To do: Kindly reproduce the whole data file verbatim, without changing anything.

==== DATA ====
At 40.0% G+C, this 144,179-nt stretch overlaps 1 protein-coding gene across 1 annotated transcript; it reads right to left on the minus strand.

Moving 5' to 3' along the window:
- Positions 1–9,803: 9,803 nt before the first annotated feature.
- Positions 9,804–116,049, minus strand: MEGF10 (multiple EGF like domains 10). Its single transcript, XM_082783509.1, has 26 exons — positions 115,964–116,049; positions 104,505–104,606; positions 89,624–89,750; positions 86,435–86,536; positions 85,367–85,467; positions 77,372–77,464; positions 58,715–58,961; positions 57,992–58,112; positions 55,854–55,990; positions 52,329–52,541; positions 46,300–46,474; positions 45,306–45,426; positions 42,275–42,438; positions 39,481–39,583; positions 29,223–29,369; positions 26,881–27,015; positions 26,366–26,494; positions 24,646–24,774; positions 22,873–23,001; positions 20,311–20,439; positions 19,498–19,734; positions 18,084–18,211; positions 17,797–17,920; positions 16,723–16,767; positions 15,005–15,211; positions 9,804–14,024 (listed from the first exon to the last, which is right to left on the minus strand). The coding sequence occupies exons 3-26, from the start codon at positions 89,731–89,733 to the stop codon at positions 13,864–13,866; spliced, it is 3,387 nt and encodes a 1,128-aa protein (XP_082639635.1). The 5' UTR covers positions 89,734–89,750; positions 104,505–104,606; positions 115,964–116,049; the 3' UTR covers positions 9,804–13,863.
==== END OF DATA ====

At 40.0% G+C, this 144,179-nt stretch overlaps 1 protein-coding gene across 1 annotated transcript; it reads right to left on the minus strand.

Moving 5' to 3' along the window:
- Positions 1–9,803: 9,803 nt before the first annotated feature.
- Positions 9,804–116,049, minus strand: MEGF10 (multiple EGF like domains 10). Its single transcript, XM_082783509.1, has 26 exons — positions 115,964–116,049; positions 104,505–104,606; positions 89,624–89,750; positions 86,435–86,536; positions 85,367–85,467; positions 77,372–77,464; positions 58,715–58,961; positions 57,992–58,112; positions 55,854–55,990; positions 52,329–52,541; positions 46,300–46,474; positions 45,306–45,426; positions 42,275–42,438; positions 39,481–39,583; positions 29,223–29,369; positions 26,881–27,015; positions 26,366–26,494; positions 24,646–24,774; positions 22,873–23,001; positions 20,311–20,439; positions 19,498–19,734; positions 18,084–18,211; positions 17,797–17,920; positions 16,723–16,767; positions 15,005–15,211; positions 9,804–14,024 (listed from the first exon to the last, which is right to left on the minus strand). The coding sequence occupies exons 3-26, from the start codon at positions 89,731–89,733 to the stop codon at positions 13,864–13,866; spliced, it is 3,387 nt and encodes a 1,128-aa protein (XP_082639635.1). The 5' UTR covers positions 89,734–89,750; positions 104,505–104,606; positions 115,964–116,049; the 3' UTR covers positions 9,804–13,863.